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I'm working on a Django project where one of the front end guys has asked that, for one of our ajax request, he would like me to return a JSON dict, with one of the keys being some rendered HTML from a template. So, eg:

d = {
  "hits": 22,
  "page": 3,
  "somehhtml": """<div id='item1'>Something</div><div id='item2'>More Stuff</div>

<p>More after some linebreaks.</p>"""
}

When I use simplejson.dumps to return this, it's escaping the HTML, presumably to make it valid JSON, with loads of \n linebreak characters, and quote chars escaped.

As a hack I've got it working by adding a string template replacement char to the dict before serialising it with dumps(), and then replacing it with the rendered template before sending it back to the browser. This, obviously, is horrible, and surely can't be the correct way to do it.

So, is the correct way to handle this to use some jQuery/JS way of deserialising on the client, or do I need to write my own serialiser at the Python end to not escape certain things? I tried passing it to eval() in JS, but that gives me a SyntaxError.

Are there practical reasons why what I'm currently doing (ie, not escaping the chars) is a bad idea? (To help me explain, not because I don't think I should change it).

Thanks!

Ludo.

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1 Answer 1

up vote 1 down vote accepted

I don't understand why you need to unescape your json string, while it should be escaped to be a valid javascript and python string ?

And by the way the newlines \n don't have nothing to do with json dumper is just because the value of the key "somehhtml" is a multiline string that contain new lines (which i think is a mistake maybe you wanted to put <br />).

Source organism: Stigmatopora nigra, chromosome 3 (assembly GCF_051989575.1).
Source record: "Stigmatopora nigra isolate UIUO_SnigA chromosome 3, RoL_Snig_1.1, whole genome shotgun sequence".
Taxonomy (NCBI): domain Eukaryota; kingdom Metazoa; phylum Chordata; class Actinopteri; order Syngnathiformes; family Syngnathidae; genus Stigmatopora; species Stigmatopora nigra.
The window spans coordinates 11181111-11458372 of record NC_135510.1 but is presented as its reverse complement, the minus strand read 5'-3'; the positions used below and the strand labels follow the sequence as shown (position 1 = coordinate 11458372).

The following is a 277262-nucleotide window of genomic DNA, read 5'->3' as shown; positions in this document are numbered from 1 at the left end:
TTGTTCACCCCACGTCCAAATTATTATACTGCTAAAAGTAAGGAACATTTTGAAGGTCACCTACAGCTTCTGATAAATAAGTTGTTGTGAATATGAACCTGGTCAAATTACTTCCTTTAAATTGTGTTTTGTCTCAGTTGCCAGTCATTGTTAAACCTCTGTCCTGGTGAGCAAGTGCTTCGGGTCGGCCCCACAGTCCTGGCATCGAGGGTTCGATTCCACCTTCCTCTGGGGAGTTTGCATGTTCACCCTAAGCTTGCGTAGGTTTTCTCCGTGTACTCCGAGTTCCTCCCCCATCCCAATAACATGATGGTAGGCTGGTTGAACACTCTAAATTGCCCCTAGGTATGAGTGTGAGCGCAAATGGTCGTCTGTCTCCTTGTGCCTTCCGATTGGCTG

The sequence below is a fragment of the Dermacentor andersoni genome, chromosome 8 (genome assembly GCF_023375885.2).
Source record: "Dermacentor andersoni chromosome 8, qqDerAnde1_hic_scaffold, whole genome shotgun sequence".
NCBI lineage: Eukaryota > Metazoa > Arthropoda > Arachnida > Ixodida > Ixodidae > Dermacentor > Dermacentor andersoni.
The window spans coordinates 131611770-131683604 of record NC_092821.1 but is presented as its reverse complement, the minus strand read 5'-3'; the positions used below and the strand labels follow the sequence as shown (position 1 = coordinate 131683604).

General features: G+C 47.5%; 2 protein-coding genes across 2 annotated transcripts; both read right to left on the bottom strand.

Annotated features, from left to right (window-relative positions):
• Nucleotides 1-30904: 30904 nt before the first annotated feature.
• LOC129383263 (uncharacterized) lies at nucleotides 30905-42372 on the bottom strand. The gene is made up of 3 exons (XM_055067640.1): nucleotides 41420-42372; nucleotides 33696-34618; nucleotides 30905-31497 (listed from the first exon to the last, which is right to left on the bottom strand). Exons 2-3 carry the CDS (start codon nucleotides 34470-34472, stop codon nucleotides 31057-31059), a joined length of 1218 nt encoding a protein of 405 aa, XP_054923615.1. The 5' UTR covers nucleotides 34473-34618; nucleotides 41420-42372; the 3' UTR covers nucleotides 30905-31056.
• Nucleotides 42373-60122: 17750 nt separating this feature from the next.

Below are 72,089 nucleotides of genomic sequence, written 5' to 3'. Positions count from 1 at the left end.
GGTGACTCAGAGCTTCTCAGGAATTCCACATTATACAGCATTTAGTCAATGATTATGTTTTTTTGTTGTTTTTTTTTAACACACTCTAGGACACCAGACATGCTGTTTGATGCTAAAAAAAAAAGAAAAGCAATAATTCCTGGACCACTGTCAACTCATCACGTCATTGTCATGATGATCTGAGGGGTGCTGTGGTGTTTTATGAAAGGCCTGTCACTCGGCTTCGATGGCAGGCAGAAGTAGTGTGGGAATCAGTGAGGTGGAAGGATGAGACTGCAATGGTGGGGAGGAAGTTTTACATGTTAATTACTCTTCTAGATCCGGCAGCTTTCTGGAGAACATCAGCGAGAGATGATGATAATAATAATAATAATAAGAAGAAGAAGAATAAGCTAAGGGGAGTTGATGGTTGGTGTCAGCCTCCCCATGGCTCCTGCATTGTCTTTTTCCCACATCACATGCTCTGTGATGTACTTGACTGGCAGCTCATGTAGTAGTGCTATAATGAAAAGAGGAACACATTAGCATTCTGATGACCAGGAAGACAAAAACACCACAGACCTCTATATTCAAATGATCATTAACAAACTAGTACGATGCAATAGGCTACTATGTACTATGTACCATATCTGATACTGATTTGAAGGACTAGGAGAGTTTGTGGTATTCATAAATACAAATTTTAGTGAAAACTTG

For summary let's put some code :) :

python

>>> import json
>>> json.dumps(d)
'{"hits": 22, "page": 3, "somehhtml": "<div id=\'item1\'>Something</div><div id=\'item2\'>More Stuff</div>\\n\\n<p>More after some linebreaks.</p>"}'

javascript

>>> s = '{"hits": 22, "page": 3, "somehhtml": "<div id=\'item1\'>Something</div><div id=\'item2\'>More Stuff</div>\\n\\n<p>More after some linebreaks.</p>"}'
>>> JSON.parse(s)
Object { hits=22, page=3, somehhtml="<div id='item1'>Somethi...er some linebreaks.</p>"}
// eval is not safe, but you should add a parentheses as a workaround  
>>> eval('(' + s + ')')
Object { hits=22, page=3, somehhtml="<div id='item1'>Somethi...er some linebreaks.</p>"}
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No, the linebreaks are correct because the value comes from a rendered Django template. JSON.parse() was exactly what I was looking for - thanks :) –  Ludo Aug 19 '11 at 13:30
    
@Ludo: ok that make sense, and you're very welcome, by the way if you're using jquery you should check : api.jquery.com/jQuery.parseJSON –  mouad Aug 19 '11 at 13:43

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